Tabulates, subclass or order Tabulata, are extinct corals of anthozoans. Tabulates, unlike rugosans, were always colonial organisms. They have simple calcareous skeleton, colonies consisting of prismatic or tube-like corallites communicating by mural pores or pore channels or tunnels. Polyps lived inside corallites as chambers with base-like tabulae below and septal spines or laminar septa on sides protruding from the corallite wall. Tabulate corals are taxonomically complicated because of their simplicity. Favositids are characterized by closely packed corallites with mural-pores and their morphology is so variable that it differs even within a colony. Heliolitids are more complicated because of their coenenchymal tissue between corallites, which consists of tiny tubes - tubuli or wavy dissepiments. Halysitids are similar with having often coenenchyme, but their corallites are enclosed into ranks of various shape and size. Syringoporids form fasciculate colonies consisting of tubes having little space around and being connected by pore tunnels. Auloporids are reptant forms encrusting other organisms, as a small horny network.
Tabulate corals occurred in the Ordovician Period of America and Siberia, much earlier than in Baltoscandia. The first appearances of tabulates Lyopora, Eoflecheria, Saffordophyllum and Protaraea in Baltica are known from the level of the Oandu Stage. Estonia is rich in Ordovician and Silurian tabulates, which are easy to find in localities of Hiiumaa, Vormsi and Saaremaa. Quarries in mainland are nice places to observe tabulates in their living position.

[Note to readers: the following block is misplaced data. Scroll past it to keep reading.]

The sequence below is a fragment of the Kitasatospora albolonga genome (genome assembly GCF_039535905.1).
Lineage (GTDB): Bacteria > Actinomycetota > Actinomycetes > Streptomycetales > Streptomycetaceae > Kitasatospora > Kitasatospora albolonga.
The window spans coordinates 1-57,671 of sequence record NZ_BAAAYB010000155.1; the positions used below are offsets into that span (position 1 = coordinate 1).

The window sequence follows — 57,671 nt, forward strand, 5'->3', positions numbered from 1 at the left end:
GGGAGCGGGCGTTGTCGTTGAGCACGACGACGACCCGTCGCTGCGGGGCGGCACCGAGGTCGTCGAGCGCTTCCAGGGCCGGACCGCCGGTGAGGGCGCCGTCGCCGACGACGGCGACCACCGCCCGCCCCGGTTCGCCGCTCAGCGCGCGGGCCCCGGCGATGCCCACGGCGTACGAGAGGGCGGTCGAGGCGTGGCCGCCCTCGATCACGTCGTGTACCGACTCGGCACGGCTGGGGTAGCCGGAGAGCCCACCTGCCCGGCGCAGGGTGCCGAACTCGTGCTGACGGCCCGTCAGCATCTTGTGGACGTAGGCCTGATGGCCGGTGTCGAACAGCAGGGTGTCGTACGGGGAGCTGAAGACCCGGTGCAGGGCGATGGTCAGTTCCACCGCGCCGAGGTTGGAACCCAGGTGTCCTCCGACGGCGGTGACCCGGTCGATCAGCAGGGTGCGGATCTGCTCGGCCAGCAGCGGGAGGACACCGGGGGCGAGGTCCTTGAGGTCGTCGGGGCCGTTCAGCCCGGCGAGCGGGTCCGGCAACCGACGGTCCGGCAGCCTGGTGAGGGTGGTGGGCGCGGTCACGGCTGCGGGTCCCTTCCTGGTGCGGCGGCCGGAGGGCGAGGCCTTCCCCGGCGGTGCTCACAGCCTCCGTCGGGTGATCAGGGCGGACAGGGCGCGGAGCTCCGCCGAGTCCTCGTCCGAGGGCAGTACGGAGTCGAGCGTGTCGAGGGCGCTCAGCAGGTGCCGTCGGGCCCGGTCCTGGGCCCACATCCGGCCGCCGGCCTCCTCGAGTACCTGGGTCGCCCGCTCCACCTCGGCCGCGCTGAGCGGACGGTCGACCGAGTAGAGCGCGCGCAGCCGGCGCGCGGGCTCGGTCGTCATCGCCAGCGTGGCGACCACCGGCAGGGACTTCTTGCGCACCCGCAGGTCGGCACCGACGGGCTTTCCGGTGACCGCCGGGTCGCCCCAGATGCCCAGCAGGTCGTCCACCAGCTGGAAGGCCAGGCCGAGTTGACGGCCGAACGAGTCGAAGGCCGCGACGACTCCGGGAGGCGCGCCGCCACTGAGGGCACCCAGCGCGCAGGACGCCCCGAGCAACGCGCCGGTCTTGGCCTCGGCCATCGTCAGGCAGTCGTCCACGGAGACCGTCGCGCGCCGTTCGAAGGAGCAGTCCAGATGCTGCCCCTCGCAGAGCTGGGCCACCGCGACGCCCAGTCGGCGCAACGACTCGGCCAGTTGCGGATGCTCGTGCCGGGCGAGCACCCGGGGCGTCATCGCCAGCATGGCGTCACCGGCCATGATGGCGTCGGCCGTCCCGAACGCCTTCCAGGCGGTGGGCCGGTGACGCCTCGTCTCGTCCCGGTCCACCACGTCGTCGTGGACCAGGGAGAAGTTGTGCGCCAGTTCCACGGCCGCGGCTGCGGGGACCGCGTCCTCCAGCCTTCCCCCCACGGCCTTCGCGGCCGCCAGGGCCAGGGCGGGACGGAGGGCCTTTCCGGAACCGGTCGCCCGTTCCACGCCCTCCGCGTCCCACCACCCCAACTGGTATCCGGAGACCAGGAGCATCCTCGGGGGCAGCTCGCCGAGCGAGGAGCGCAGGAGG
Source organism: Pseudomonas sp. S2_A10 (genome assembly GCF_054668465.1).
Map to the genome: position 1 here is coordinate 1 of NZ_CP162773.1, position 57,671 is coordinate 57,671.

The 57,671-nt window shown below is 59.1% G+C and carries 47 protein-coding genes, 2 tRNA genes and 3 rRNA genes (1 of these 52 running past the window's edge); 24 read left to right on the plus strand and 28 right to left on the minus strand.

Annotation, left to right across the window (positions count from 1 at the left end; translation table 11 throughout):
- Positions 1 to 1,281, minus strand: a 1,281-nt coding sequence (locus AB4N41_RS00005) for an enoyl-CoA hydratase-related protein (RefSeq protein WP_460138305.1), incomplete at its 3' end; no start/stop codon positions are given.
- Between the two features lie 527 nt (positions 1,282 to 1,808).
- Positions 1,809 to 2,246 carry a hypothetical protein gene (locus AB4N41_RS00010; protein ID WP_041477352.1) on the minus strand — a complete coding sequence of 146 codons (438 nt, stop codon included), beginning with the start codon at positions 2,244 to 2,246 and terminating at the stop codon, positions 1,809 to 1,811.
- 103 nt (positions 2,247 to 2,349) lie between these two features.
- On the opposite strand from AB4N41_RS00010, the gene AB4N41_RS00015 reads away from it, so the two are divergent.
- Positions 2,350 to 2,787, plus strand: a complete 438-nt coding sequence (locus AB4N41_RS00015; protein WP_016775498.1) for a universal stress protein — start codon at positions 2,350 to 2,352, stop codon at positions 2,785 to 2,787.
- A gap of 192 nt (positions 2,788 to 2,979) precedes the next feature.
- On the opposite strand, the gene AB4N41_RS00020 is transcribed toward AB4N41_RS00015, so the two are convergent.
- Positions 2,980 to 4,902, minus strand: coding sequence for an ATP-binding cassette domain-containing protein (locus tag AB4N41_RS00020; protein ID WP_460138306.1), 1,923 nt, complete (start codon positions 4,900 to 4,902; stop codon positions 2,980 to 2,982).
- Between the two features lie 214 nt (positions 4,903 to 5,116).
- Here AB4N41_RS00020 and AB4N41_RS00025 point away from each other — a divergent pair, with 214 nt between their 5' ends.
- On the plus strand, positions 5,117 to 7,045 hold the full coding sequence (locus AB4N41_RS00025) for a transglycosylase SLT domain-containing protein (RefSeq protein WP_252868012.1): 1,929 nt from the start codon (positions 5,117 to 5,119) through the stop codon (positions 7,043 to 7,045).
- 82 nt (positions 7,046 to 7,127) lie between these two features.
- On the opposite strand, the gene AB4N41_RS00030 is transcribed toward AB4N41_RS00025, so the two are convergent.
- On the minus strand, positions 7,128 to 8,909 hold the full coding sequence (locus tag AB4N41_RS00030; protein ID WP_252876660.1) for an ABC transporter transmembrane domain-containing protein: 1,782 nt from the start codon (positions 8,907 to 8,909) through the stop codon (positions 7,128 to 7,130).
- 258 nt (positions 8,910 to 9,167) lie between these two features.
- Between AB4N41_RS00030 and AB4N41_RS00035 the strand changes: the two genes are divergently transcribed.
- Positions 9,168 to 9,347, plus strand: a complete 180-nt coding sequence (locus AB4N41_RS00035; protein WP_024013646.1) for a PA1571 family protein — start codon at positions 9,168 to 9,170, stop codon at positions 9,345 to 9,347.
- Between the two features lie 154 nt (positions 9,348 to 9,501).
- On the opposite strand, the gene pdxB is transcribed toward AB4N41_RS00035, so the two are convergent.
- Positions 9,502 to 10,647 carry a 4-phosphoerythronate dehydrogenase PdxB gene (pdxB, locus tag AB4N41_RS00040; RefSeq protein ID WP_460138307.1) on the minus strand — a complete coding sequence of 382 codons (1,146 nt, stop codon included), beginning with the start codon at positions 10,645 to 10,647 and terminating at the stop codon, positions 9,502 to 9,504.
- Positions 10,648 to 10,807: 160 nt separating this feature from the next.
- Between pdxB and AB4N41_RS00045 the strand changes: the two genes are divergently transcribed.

Tabulates are large, but their finer taxonomy is observed only from peels and thin-sections. Normally pair of thin-sections is made from transverse and vertical directions of colony growth. Peel is an acetate replica from the polished and etched surface of the colony cut. Thin-sections are thin pieces of colonies, clued to glass and grinded down until 50 microns. Their scanned and photographed images are investigated later by using different software.
Tabulates are sessile organisms which preferred only shallow seas and are not mush useful in stratigraphy. They were spread on ancient oceans sporadically or formed bioherms or biostromes. Together with strtomatoporoids, rugosans and other fossils in the same community, they are informative in palaeoecology. Sedimentological processes are readable also from the shape and growth details of such organisms.